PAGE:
How Islam Engages Science: An interview with Nidhal Guessoum

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At Science for the Church, our focus is on the relationship between science and Christian faith. We also engage with other perspectives, including those found in religions that share a belief in one God. The second largest religion in the world is Islam with about 1.8 billion followers worldwide and 2.5 million in the United States. Writing a book on science and religions (in the plural) introduced me to one of the key thought leaders on Islam and science, Algerian-born astrophysicist and NASA scientist Nidhal Guessoum. In my interview with him, you may be fascinated to learn that Islamic leaders grapple with some of the same anti-science attitudes that Christian leaders face. Conversely, Islam, like Christianity, also has strong warrants from its sacred text (the Qur’an) for engaging with science.

What are the key issues in the relationship of Islam and science?

The most glaring issue is evolution, particularly human evolution, and to what extent it can be accommodated in Islamic theology. Although a few intellectuals have accepted the (modern) theory of evolution from its inception, the majority of Muslims, both laymen and scholars, still reject it. We have seen a gradual increase in the visibility of Muslim scientists and thinkers who accept and defend the theory (and facts) of evolution; on the other hand, a new brand of Muslim creationism has recently emerged. The topic is still a thorny issue.

A larger issue in my view is naturalism, philosophical naturalism of course, but also methodological naturalism, which is widely shunned and resisted, even though it is de facto how most, if not all, Muslim scientists operate—no one invokes God or supernatural agents when proposing an explanation for an experimental result or when modeling a physical, chemical, or biological phenomenon. Methodological naturalism is resisted, if not explicitly rejected, because it creates difficulties, if not clear clashes, with miracles. The dominant theological school in Islam has (at least since the times of Ghazali, who died in 1111) been Ash`arism, which espouses “occasionalism,” the idea that God recreates the world at every instant and with each physical process. Causality and rigid laws of nature are replaced by “God’s habits,” which God is free to supersede whenever He wishes, i.e., in cases of miracles, small or big.

What about anti-evolutionary voices, especially Adnan Oktar (whose pen name is Harun Yahya)?

Adnan Oktar is in jail, sentenced to 1075 years in January 2021 for various crimes, including forming a criminal enterprise, financial fraud, and sexual abuse. Still, his website continues to influence some. In dozens of languages, and with many pictures of Oktar and countless old articles, it promotes creationism and conspiracy theories. However, he has lost credibility among many Muslims, particularly the cognoscenti. For several years, he was ranked among the top 100 Muslims in the annual “500 Most Influential Muslims,” until the editors discovered his lifestyle.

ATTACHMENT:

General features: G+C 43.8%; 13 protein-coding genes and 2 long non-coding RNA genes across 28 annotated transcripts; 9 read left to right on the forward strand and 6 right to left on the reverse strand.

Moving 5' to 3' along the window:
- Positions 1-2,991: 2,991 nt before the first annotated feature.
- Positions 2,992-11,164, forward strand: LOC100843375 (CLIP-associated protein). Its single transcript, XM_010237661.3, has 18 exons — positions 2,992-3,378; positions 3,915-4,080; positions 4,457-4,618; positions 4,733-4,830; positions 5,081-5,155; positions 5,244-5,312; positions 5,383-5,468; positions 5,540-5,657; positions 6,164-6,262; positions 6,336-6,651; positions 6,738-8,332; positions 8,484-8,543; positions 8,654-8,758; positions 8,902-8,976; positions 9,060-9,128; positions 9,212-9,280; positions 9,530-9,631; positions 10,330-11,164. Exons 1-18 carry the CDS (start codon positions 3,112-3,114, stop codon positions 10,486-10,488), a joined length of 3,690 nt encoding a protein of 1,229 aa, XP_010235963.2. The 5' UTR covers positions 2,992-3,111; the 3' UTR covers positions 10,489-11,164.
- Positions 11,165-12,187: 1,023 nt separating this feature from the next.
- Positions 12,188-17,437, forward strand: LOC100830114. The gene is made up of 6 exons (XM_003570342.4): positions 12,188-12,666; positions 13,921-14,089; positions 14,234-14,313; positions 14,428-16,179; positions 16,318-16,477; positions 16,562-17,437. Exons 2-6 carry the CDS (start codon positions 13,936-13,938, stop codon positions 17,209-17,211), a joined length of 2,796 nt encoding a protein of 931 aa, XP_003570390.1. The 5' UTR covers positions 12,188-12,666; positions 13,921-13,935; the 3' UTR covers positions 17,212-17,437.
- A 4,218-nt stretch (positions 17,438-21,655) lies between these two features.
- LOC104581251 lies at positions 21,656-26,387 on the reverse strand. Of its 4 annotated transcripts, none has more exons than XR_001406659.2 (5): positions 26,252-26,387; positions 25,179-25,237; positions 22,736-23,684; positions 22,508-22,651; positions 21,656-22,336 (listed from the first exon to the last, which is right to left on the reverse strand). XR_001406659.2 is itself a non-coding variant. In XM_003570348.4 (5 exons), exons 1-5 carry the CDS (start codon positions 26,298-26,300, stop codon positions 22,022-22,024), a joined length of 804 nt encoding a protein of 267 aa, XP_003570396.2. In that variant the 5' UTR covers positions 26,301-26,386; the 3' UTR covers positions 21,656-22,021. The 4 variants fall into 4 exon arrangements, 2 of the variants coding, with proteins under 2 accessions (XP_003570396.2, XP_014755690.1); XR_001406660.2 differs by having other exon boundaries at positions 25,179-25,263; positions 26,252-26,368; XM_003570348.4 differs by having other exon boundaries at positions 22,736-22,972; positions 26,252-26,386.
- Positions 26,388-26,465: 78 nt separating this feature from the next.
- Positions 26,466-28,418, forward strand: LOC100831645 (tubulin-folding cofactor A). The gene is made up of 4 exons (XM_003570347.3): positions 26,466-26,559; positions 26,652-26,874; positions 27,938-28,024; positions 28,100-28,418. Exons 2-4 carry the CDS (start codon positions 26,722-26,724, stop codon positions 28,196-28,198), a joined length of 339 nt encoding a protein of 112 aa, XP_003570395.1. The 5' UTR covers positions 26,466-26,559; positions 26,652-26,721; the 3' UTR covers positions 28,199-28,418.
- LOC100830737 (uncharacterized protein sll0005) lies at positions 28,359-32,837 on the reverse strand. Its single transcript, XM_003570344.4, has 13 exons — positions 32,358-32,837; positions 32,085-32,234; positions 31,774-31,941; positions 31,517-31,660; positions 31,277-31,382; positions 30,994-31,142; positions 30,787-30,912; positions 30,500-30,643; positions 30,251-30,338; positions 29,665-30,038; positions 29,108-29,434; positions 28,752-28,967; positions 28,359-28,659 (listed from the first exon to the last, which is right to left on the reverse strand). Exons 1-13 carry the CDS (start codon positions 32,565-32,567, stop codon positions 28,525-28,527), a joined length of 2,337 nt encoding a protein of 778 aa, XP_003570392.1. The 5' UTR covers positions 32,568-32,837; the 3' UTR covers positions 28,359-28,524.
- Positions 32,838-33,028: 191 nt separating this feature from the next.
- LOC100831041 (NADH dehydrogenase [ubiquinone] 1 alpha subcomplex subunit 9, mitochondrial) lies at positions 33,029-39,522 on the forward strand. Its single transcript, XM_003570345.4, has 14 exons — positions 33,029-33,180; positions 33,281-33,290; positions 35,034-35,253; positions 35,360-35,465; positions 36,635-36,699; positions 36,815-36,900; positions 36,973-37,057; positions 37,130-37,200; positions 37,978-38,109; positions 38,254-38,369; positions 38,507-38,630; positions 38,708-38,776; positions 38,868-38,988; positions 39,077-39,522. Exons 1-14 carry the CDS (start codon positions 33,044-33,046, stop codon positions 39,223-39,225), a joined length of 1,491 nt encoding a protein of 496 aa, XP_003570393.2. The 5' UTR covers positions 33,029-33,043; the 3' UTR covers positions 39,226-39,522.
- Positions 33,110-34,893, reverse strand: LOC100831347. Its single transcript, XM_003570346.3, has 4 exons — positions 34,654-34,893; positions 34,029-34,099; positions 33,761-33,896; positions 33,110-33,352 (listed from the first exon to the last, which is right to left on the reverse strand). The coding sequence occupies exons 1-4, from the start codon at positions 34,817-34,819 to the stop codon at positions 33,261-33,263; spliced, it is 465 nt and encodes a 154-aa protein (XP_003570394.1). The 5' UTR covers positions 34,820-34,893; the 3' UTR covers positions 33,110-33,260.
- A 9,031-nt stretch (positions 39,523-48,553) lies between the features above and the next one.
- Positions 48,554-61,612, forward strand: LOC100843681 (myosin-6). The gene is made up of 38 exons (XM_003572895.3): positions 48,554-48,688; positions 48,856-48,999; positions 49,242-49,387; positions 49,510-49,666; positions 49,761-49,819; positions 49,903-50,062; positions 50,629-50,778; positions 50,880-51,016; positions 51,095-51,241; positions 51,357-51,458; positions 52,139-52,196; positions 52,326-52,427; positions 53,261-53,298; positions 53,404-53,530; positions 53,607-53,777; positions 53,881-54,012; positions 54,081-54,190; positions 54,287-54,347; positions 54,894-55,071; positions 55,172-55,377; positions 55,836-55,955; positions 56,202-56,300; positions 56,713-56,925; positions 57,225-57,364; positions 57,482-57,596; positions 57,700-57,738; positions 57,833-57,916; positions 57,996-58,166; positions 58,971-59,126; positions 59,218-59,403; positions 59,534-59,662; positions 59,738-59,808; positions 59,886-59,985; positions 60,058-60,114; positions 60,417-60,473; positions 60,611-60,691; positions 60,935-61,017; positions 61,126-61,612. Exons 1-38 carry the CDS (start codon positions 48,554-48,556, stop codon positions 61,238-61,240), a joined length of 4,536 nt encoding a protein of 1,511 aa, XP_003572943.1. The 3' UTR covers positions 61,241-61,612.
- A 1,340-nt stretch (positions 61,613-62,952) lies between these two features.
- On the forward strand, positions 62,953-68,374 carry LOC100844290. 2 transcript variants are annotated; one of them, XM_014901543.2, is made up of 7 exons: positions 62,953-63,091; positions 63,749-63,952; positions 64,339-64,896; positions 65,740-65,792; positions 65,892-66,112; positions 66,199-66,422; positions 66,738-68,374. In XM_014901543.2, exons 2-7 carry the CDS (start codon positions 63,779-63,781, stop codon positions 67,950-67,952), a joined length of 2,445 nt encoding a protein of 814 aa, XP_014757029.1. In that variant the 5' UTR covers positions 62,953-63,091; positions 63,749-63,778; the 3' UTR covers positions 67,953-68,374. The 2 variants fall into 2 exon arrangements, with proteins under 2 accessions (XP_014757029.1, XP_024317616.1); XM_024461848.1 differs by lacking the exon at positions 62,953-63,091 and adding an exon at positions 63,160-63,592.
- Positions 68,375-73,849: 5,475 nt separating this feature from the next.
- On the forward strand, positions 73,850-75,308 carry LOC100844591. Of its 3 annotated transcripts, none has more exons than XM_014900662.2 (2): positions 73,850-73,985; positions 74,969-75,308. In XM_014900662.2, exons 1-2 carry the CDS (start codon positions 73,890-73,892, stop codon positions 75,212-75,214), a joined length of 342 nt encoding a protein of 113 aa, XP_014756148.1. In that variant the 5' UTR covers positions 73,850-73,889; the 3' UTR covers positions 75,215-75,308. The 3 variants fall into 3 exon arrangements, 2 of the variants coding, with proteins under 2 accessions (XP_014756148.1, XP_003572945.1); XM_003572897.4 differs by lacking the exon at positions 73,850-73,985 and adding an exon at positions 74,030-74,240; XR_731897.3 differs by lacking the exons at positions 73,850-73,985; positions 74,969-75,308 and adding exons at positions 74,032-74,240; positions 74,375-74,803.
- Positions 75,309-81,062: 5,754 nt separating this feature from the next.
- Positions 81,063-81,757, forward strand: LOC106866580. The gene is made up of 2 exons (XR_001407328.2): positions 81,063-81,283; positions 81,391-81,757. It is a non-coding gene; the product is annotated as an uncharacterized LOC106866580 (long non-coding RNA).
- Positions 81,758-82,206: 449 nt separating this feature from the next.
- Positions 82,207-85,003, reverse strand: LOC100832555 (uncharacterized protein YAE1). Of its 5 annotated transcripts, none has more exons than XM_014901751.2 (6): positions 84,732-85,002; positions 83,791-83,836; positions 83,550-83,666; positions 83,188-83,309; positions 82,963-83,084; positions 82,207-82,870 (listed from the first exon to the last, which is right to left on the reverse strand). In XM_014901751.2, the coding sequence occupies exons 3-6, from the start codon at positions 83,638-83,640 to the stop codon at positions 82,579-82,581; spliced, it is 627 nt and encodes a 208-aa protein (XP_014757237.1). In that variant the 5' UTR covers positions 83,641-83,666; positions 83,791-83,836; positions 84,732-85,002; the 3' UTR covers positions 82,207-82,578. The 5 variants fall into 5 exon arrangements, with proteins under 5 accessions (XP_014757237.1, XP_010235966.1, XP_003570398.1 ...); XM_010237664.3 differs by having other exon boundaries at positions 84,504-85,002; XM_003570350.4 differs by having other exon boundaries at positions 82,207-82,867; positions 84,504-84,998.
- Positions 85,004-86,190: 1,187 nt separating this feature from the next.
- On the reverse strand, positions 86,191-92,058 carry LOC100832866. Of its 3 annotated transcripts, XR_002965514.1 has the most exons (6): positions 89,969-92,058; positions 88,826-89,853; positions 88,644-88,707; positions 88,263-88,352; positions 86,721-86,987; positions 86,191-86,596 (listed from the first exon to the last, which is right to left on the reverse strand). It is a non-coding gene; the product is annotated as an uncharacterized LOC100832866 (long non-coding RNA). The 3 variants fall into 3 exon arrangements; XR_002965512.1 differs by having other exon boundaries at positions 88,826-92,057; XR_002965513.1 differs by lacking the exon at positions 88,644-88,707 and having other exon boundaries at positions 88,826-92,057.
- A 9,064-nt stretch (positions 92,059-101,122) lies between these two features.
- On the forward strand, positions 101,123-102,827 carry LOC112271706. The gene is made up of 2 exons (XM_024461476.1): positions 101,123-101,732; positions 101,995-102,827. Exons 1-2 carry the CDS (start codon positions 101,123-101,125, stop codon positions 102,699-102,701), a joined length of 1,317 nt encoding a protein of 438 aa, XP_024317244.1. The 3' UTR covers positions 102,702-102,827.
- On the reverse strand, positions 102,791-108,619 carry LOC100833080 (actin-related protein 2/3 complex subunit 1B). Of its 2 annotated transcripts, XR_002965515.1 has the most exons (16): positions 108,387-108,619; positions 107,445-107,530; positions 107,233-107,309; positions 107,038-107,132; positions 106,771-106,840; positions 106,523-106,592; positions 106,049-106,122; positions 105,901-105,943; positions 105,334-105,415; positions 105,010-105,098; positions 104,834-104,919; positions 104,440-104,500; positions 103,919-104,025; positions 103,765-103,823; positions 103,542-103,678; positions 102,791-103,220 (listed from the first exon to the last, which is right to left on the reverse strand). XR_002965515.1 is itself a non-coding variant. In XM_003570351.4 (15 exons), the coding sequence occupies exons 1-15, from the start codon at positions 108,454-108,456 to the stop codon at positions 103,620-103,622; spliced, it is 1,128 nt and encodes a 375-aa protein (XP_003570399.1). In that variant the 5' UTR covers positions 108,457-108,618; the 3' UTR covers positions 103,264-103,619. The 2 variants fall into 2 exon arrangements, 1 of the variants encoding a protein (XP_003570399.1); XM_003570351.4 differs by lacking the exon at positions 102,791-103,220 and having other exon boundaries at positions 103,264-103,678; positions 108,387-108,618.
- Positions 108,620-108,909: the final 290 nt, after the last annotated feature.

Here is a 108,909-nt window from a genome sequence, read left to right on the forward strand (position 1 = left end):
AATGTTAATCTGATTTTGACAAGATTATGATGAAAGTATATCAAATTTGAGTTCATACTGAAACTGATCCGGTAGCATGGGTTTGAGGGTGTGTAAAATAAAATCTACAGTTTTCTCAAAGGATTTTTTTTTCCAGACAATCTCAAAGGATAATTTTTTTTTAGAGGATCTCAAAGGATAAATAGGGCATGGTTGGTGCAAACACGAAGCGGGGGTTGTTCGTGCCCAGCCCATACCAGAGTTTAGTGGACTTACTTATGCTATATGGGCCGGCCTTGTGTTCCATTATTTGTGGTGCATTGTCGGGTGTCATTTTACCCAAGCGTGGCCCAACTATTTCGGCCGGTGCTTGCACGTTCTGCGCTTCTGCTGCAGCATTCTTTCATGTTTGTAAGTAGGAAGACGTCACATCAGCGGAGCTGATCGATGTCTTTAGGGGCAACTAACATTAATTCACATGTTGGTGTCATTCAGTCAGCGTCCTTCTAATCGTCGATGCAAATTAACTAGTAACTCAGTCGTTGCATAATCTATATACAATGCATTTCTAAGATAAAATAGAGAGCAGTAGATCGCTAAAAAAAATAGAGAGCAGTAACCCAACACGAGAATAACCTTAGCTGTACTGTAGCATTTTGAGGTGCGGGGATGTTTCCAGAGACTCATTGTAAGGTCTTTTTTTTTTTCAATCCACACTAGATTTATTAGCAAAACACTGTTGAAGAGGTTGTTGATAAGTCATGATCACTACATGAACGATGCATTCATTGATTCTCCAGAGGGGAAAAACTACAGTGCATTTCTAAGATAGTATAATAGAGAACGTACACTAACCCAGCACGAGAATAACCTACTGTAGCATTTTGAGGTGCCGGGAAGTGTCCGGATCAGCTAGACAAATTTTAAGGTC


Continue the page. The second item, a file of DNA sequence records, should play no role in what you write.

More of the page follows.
A more radical, yet very popular new Muslim creationist is Eyad Qunaibi, a Jordanian professor of pharmacology, who—while having published nothing on evolution—has produced dozens of videos against the theory on his YouTube channel, which has over 1 million subscribers.

Can nature lead us to understand God? More specifically is there a natural theology in Islam? If so, what is its effect on Muslim engagement with science? 

The Islamic tradition has put strong emphasis on the idea that natural phenomena, due to their beauty and regularity, point toward God. The argument from design can be found in the Qur’an and the writings of many Muslim scholars; Ghazali devoted an entire book to it, picking one phenomenon after another (on earth, in the heavens, among animals, in humans) and showing how their beauty and wonder can only be a sign of God’s might and wisdom.

The Qur’an also encourages Muslims not just to contemplate all those phenomena but to explore the earth and the heavens—again to appreciate God’s creation. To some extent, one may consider this as a form of natural theology, at least partially. I say “partially” because it is never developed apart from the Scripture (the Qur’an), but only as part of a larger framework of faith.

Science has long been strongly encouraged in Islam, both because it leads to God and because it helps people live better (find cures, provide bountiful harvests, etc.). Historically, in Islamic civilization, science did not find itself in conflict with faith/religion—though philosophy did—and so the “engagement” problem did not arise until the Enlightenment.

Are there practical ways that leaders of mosques and Islamic cultural centers can bring together Islam and science for the average Muslim?

Science should become a regular matter of discussion in mosques and Islamic cultural centers, just as social and political matters are and continue to be. Scientists, particularly Muslim ones, should be invited regularly to mosques and cultural centers to explain various topics and developments and to answer people’s questions. Very often, negative views on various matters are based on faulty knowledge. As I tell my audiences, the first goal should always be to know things correctly and properly; taking a stand then becomes easier and more meaningful.

Mosques and Islamic cultural centers can also adopt green policies, i.e., building and consumption systems that conserve water (particularly in the way ritual washing, or ablutions, are performed) and energy (lighting, heating, and cooling). Solar panels should be used extensively, trees should be planted in all communal places, wherever possible, etc. All this can show that science, in its various forms, and Islam can be friends, not foes.

Thank you, Dr. Guessoum, for these insights! Greg

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